Fellow countrymen, greetings from one of your servants, a Kenya Police officer.
I know it is wise to listen more and talk less but last year, we in the force listened too much. Everybody spent time addressing us: Politicians, Waki, pretenders to human rights, Mungiki (under various pseudonyms), the media and so on. It even became a measure of ‘good journalism’ to criticise the police spokesman when he was too practical. It is now my intention to make you listen to a policeman.
I will start by introducing myself. I am a Kenyan, no less than the rest of you. I travel in matatus, listen to radio, watch television, read newspapers and occasionally engage in gossip. I, therefore, know your opinion regarding “Kenya Police”. But do you know my opinion on “You Kenyans?”
Let me start with the post-election violence: Justice Waki identified why, this time last year, people engaged in the most savage murders. He had “incontrovertible evidence” that it was purely “failure by the police”. Kenyans are good, their police are bad.
This judgment was such a good tranquiliser, acres of newsprint have been exhausted analysing it. But this is not new. Whenever faced by serious internal threats, communities or nations identify an external one to mobilise against. This allows nations to forget internal differences and close ranks to deal with the “threats”.
Some ancient communities used to identify the cause of their problems at the end of the year. The identified person, object or institution would be heaped with societal blame and killed. The communities then achieved a catharsis. They, thus, ‘proved’ to themselves that they were not bad after all, it was the ‘devil’ who was to blame.
In the build up to the 2007 General Election, you, Kenyans, regressed into ethnic blocks, preached politics of ethnicity and hatred. You regularly found it easy to criticise the police for not championing your narrow ethnic interests, few could readily abide by police direction on law and order. Human rights activists were heavily cited by the courts to set suspects free. Nobody ever tried to demand RESPONSIBILITY by political activists.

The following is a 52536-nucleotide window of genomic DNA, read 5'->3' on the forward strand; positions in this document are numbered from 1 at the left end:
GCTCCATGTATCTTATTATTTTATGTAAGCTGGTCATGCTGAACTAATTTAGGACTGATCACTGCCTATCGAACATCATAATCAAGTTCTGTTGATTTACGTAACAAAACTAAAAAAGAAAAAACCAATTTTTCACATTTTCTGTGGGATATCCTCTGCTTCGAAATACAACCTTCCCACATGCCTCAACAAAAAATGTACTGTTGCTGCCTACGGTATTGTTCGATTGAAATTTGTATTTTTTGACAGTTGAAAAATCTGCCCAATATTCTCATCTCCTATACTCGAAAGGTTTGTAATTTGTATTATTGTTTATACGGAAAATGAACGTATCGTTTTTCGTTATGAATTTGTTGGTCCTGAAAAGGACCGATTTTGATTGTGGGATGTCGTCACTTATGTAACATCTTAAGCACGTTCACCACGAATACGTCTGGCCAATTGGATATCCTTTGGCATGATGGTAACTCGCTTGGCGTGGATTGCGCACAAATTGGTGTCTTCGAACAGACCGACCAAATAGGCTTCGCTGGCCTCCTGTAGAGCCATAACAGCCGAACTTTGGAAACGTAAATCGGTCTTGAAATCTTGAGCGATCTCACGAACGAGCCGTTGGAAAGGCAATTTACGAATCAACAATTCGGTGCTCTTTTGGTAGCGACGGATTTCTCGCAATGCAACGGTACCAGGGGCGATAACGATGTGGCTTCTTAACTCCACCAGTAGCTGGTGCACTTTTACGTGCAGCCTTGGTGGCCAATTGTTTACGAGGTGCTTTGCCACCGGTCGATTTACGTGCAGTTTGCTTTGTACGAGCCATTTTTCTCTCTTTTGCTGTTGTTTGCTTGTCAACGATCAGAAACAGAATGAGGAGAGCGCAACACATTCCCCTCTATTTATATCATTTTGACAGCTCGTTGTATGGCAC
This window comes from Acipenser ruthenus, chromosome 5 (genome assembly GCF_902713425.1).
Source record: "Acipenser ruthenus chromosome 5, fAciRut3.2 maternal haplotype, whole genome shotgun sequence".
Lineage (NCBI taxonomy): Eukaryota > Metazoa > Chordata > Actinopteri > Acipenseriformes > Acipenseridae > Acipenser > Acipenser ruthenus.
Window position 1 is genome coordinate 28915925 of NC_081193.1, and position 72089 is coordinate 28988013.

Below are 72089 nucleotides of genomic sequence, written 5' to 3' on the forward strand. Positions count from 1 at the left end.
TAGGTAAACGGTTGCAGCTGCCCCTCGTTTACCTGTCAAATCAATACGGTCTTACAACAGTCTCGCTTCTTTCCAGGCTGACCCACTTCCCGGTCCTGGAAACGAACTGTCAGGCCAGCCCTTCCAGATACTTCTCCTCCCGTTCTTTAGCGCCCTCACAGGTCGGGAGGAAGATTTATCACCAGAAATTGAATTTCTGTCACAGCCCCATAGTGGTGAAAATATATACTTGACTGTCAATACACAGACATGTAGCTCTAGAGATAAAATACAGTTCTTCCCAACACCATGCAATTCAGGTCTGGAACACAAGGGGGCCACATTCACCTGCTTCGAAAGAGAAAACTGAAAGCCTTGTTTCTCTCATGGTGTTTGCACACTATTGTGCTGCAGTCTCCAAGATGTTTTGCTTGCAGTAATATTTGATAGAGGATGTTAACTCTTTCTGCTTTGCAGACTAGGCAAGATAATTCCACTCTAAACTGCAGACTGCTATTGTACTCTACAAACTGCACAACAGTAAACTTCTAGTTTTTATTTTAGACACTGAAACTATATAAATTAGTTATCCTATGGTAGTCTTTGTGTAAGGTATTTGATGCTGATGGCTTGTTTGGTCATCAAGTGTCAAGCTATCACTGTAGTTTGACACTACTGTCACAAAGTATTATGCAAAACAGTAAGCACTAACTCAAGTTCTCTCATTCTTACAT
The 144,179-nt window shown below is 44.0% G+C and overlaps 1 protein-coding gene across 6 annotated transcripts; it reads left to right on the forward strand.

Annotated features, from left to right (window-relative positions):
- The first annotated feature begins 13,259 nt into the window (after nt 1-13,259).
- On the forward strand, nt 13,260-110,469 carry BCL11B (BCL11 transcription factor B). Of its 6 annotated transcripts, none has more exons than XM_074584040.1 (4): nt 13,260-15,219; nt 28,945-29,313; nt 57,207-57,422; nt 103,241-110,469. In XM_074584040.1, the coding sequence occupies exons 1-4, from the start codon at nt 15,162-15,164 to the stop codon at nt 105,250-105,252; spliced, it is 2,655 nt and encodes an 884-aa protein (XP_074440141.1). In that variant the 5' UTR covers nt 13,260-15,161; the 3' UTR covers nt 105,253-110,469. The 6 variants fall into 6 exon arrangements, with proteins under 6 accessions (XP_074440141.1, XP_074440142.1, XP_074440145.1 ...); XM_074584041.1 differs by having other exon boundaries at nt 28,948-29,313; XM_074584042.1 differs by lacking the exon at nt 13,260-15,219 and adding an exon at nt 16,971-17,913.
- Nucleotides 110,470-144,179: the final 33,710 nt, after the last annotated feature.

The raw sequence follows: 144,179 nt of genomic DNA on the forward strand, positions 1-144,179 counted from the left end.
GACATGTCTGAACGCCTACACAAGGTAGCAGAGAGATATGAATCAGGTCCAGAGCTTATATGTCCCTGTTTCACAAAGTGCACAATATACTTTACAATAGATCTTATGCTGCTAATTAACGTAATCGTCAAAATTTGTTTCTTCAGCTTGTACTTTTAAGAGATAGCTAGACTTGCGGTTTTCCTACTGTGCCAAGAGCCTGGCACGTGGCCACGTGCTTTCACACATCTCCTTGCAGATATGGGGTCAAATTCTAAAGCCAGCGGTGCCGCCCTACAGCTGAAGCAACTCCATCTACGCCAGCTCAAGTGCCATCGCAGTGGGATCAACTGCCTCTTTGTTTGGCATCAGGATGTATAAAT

For several months, your bigoted savagery knew no bounds. But never mind that — Waki had a ‘eureka’ moment, finding devils to beat in the Kenya Police and Administration Police. These, he would have us believe, are the demons that made people burn churches, block roads, uproot railways, loot and murder.
To this day, nobody has suggested what police officers are supposed to do when whole communities go mad. When killings are executed by a community actively participating, cheering on or hiding the suspects.
Blame the police if you like, but don’t forget the issues still remain. As a policeman, I know that it is absurd to talk about the post-election violence in past tense: The violence continues in our midst unabated.
My next target is the lot calling themselves ‘courts’. These guys are so hypnotised by their temporary titles that they have forgotten they are villagers, just like the rest of us. It is, therefore, perfect for them to answer “questions of law” by contemptuously releasing rapists, murderers and violent robbers. My message to them is singular: You cannot have your cake and eat it. You either join the rest of the society in fighting crime and promoting law and order or you shut up about crime. You cannot be ‘popo’ for too long, you either want criminals in the society or you don’t. Whatever decision you take in that court, be prepared to live with it in your estates, families, villages and highways.
Finally, for the Tenth Parliament: I know you ascended into sugar candy mountains one year ago, and that you have a well-paid Speaker who considers police constables who guard and drive him “sufficiently philanthropic” to pay taxes on a salary less than his sitting allowance for three hours. I know that you are in a hurry to sack entire institutions to reward your cronies, that you are the Parliament with the highest number of criminals who remain innocent until proved guilty.
However, remember that it is unforgivable to water down the laws of the land due to hypocrisy and short-term benefits. You had better come down from your mountains while our patience lasts. If you wait until we fetch you from those heights, the descent might be a bit bumpy.
The writer is a police officer.